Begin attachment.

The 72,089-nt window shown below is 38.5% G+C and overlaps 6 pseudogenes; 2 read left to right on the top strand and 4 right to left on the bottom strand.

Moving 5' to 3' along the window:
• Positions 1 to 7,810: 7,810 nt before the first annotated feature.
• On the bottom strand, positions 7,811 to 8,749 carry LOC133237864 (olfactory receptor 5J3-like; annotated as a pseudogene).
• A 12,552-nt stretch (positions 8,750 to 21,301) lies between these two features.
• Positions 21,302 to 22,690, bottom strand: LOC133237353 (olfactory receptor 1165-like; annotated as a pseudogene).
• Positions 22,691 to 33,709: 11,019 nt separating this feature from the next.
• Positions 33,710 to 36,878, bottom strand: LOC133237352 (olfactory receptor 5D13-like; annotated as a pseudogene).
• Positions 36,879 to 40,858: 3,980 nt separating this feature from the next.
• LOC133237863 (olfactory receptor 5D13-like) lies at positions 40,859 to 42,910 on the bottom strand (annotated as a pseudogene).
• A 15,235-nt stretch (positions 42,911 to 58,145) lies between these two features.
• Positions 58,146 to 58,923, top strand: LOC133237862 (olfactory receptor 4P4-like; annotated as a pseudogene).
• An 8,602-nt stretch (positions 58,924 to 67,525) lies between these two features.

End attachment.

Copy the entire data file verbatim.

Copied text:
The 72,089-nt window shown below is 38.5% G+C and overlaps 6 pseudogenes; 2 read left to right on the top strand and 4 right to left on the bottom strand.

Moving 5' to 3' along the window:
• Positions 1 to 7,810: 7,810 nt before the first annotated feature.
• On the bottom strand, positions 7,811 to 8,749 carry LOC133237864 (olfactory receptor 5J3-like; annotated as a pseudogene).
• A 12,552-nt stretch (positions 8,750 to 21,301) lies between these two features.
• Positions 21,302 to 22,690, bottom strand: LOC133237353 (olfactory receptor 1165-like; annotated as a pseudogene).
• Positions 22,691 to 33,709: 11,019 nt separating this feature from the next.
• Positions 33,710 to 36,878, bottom strand: LOC133237352 (olfactory receptor 5D13-like; annotated as a pseudogene).
• Positions 36,879 to 40,858: 3,980 nt separating this feature from the next.
• LOC133237863 (olfactory receptor 5D13-like) lies at positions 40,859 to 42,910 on the bottom strand (annotated as a pseudogene).
• A 15,235-nt stretch (positions 42,911 to 58,145) lies between these two features.
• Positions 58,146 to 58,923, top strand: LOC133237862 (olfactory receptor 4P4-like; annotated as a pseudogene).
• An 8,602-nt stretch (positions 58,924 to 67,525) lies between these two features.